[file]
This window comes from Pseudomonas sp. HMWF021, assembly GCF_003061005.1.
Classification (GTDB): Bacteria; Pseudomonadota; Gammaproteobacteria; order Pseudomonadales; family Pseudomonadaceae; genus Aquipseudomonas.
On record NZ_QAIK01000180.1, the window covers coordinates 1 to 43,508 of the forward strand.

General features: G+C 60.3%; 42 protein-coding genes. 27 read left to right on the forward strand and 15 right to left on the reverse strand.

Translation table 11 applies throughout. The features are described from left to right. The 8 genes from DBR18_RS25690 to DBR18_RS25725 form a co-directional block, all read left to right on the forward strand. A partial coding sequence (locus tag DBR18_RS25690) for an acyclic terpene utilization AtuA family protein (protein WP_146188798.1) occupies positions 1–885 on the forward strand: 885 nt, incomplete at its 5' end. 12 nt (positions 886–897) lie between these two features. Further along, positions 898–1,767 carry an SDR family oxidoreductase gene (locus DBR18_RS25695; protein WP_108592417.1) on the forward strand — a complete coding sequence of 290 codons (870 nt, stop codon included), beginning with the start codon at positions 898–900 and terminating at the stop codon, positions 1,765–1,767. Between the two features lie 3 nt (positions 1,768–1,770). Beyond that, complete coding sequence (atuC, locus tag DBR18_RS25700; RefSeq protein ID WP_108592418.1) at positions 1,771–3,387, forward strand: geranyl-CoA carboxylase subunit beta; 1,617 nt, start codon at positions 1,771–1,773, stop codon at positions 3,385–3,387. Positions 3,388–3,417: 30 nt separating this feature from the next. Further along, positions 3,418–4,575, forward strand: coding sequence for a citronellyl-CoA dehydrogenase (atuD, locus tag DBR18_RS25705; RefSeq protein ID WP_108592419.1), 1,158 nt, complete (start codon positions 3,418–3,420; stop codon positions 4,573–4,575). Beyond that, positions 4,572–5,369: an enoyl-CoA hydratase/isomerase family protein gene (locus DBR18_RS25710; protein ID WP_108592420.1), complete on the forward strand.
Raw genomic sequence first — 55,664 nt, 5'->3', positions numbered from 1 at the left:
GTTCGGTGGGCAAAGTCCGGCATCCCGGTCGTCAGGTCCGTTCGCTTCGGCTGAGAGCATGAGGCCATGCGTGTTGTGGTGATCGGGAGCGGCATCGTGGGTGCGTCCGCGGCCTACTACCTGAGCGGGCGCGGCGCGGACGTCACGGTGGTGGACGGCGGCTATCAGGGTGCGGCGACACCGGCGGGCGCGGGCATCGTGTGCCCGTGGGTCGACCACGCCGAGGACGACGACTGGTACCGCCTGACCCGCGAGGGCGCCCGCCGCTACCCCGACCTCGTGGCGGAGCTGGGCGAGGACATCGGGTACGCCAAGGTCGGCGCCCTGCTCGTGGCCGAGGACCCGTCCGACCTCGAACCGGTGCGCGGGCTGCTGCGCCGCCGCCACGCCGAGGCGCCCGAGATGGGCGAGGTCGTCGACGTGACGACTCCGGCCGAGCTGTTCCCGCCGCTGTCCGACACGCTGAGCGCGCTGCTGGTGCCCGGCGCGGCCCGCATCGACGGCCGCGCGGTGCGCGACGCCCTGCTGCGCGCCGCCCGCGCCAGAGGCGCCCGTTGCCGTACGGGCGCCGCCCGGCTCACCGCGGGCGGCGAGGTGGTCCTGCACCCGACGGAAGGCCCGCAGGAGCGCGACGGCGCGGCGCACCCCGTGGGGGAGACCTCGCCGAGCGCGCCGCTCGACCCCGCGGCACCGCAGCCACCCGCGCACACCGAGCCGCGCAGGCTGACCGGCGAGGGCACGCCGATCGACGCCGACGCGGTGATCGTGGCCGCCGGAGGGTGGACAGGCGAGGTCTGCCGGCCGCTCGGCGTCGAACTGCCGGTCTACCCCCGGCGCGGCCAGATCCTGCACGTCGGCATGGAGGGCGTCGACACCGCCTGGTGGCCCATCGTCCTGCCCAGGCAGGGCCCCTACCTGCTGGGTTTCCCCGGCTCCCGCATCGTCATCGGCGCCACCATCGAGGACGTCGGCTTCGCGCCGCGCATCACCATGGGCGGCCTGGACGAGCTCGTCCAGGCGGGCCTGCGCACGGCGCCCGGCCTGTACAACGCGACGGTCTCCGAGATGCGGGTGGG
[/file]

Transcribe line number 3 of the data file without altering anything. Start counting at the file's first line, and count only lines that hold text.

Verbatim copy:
On record NZ_QAIK01000180.1, the window covers coordinates 1 to 43,508 of the forward strand.